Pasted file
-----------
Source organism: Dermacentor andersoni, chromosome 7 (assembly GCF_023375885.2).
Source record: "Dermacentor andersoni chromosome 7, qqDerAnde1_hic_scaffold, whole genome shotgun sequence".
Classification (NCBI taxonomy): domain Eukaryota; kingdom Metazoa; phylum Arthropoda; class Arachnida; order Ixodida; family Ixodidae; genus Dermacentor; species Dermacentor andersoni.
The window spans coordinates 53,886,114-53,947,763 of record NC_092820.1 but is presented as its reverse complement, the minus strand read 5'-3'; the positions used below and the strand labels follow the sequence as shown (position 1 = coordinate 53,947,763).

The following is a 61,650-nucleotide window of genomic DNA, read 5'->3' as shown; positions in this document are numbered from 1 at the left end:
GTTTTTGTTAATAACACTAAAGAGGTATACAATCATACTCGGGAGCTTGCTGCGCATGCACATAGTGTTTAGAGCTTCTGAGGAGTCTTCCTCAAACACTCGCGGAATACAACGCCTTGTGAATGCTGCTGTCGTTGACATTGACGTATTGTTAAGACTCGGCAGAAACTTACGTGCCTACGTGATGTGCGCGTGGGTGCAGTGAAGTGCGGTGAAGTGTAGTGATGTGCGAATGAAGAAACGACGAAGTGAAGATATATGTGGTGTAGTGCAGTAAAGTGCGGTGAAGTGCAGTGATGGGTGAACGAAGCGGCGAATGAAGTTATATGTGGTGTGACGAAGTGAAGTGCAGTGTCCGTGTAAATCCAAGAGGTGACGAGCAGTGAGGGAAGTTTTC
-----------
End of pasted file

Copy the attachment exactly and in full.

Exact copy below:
Source organism: Dermacentor andersoni, chromosome 7 (assembly GCF_023375885.2).
Source record: "Dermacentor andersoni chromosome 7, qqDerAnde1_hic_scaffold, whole genome shotgun sequence".
Classification (NCBI taxonomy): domain Eukaryota; kingdom Metazoa; phylum Arthropoda; class Arachnida; order Ixodida; family Ixodidae; genus Dermacentor; species Dermacentor andersoni.
The window spans coordinates 53,886,114-53,947,763 of record NC_092820.1 but is presented as its reverse complement, the minus strand read 5'-3'; the positions used below and the strand labels follow the sequence as shown (position 1 = coordinate 53,947,763).

The following is a 61,650-nucleotide window of genomic DNA, read 5'->3' as shown; positions in this document are numbered from 1 at the left end:
GTTTTTGTTAATAACACTAAAGAGGTATACAATCATACTCGGGAGCTTGCTGCGCATGCACATAGTGTTTAGAGCTTCTGAGGAGTCTTCCTCAAACACTCGCGGAATACAACGCCTTGTGAATGCTGCTGTCGTTGACATTGACGTATTGTTAAGACTCGGCAGAAACTTACGTGCCTACGTGATGTGCGCGTGGGTGCAGTGAAGTGCGGTGAAGTGTAGTGATGTGCGAATGAAGAAACGACGAAGTGAAGATATATGTGGTGTAGTGCAGTAAAGTGCGGTGAAGTGCAGTGATGGGTGAACGAAGCGGCGAATGAAGTTATATGTGGTGTGACGAAGTGAAGTGCAGTGTCCGTGTAAATCCAAGAGGTGACGAGCAGTGAGGGAAGTTTTC